MIT Sloan Executive Education Blog

Is innovation sustainable?

One could argue that innovation is not sustainable. Just take a look at the many market leaders who ultimately failed because they did not continue to innovate—the latest of which is BlackBerry® (formerly RIM).

What was once innovative and disruptive technology is now simply an email gadget— one that has no mindshare in the innovation culture and little hope of resurgence, despite its recent sale to Fairfax Financial. While BlackBerry still has 80 million subscribers (including two million added in the last three months), industry analyst firm IDC reported that BlackBerry’s market share in the second quarter was 2.9%, the lowest it has been since IDC began measuring that market.

“Recent corporate history is littered with successful established firms who failed to manage disruptive innovation even with full knowledge it was coming,” says Eric von Hippel, MIT Sloan Professor of Management of Innovation and Engineering Systems.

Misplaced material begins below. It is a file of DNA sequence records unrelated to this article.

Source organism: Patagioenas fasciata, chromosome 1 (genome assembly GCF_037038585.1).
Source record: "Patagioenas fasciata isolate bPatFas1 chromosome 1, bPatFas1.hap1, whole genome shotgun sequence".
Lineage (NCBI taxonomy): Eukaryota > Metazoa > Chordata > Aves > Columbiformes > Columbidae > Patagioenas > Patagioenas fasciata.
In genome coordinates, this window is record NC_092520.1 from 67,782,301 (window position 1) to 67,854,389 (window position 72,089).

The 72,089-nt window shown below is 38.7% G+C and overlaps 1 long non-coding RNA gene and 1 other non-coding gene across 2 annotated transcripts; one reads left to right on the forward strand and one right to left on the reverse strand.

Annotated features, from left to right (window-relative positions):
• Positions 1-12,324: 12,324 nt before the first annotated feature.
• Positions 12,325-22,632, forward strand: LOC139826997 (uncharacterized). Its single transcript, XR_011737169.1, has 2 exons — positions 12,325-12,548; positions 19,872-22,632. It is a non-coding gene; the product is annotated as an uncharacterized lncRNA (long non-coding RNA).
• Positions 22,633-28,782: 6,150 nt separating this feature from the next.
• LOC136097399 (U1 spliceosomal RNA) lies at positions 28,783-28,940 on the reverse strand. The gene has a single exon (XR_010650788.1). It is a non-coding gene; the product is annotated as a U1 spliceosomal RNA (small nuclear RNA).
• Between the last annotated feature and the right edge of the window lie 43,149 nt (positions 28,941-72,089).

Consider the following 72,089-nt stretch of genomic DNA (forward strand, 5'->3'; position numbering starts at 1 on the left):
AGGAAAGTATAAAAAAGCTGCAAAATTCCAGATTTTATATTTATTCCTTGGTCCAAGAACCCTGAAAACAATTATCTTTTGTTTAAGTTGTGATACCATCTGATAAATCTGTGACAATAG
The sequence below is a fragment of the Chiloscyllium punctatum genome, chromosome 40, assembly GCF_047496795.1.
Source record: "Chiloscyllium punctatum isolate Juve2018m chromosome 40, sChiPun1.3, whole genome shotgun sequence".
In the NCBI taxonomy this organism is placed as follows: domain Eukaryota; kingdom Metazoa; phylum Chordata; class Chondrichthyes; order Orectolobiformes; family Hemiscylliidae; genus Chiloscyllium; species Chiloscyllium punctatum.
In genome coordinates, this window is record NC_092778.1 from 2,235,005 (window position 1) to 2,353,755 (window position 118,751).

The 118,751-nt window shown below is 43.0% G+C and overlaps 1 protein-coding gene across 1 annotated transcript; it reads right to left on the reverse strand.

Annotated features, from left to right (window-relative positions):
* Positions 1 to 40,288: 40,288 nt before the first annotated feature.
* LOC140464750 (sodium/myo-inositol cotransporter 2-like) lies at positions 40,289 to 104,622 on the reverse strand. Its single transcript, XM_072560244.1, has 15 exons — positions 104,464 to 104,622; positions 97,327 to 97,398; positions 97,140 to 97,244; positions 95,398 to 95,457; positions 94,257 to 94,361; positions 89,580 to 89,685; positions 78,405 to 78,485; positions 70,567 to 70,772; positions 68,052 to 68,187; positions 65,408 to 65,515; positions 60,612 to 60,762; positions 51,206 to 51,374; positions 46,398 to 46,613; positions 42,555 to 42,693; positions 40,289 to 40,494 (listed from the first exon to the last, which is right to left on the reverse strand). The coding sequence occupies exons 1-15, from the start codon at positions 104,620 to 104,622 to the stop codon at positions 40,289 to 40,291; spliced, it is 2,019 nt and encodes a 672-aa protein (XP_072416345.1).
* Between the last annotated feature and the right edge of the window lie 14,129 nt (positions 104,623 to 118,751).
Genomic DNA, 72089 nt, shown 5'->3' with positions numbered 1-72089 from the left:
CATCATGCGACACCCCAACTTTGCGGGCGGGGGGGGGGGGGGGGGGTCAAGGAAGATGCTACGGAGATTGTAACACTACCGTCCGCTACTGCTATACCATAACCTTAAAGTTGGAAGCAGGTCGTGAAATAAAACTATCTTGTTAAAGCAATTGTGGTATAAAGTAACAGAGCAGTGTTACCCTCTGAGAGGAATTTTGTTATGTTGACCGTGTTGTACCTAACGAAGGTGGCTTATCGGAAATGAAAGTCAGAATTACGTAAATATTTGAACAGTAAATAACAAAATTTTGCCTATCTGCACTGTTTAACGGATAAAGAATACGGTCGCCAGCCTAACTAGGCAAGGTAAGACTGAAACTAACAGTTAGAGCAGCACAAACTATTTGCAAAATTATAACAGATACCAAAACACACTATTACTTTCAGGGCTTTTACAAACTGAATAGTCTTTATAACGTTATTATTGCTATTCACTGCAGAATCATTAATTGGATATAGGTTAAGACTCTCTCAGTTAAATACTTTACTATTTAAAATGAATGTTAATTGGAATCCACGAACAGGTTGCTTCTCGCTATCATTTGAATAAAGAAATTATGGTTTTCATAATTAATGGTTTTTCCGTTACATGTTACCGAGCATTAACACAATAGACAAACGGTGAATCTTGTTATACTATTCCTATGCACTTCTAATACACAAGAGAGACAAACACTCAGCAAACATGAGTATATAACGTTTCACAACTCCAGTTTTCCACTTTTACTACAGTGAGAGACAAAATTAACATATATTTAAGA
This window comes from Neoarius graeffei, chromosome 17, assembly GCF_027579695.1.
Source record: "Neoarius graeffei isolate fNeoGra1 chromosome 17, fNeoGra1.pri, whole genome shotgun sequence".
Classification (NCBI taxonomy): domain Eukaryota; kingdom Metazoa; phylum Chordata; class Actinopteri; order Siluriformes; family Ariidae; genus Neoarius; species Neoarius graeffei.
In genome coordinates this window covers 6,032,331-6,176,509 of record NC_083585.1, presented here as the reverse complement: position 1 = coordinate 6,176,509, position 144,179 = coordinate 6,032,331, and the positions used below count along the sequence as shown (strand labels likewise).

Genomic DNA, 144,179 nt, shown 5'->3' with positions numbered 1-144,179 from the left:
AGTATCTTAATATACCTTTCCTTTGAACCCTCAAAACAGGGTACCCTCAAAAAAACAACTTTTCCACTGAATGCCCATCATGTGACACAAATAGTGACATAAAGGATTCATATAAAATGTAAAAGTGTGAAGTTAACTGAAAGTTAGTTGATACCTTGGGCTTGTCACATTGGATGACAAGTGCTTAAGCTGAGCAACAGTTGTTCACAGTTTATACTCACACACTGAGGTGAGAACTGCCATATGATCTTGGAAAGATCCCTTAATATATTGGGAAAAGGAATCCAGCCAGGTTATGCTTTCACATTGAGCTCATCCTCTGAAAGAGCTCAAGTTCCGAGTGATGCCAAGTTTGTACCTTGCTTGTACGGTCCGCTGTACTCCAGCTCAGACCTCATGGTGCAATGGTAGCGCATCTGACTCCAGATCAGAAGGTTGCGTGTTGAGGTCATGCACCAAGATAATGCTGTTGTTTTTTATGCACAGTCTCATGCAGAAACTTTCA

So if this is a familiar tale, why do companies keep having to/needing to learn this often-fatal lesson? Perhaps because companies like BlackBerry favor protecting their user base over investing in disruptive technologies. They choose evolution over revolution.

The way to keep innovation sustainable, as von Hippel advises in the MIT Sloan Executive Education course, Building, Leading and Sustaining the Innovative Organization, is to adopt and incorporate the lead-user method within the corporation.

Simply put, lead users demonstrate two characteristics:

  • They have a high incentive to solve a problem

  • They want today what the market will want in the future

By focusing only on being the enterprise standard for mobile email, BlackBerry did not think about what the future would bring, ignoring those not in their target market: smartphone users for whom email was not a key feature. As history bore out, new smartphone users clamored for applications, not just email.

Successful companies take the lead-user method even further by making sure their management teams are lead users.

“A key indicator of whether you might have a chance in managing disruption as a market leader is whether the lead users in your management team want to use your own products above all others,” said von Hippel.

It’s doubtful BlackBerry’s management team use iPhones or Androids. But one has to wonder what devices their kids use.

Eric von Hippel is Faculty Director for MIT Sloan Executive Education’s Building, Leading and Sustaining the Innovative Organization program and is a founder of the Entrepreneurship Program at MIT. His most recent book is Democratizing Innovation.


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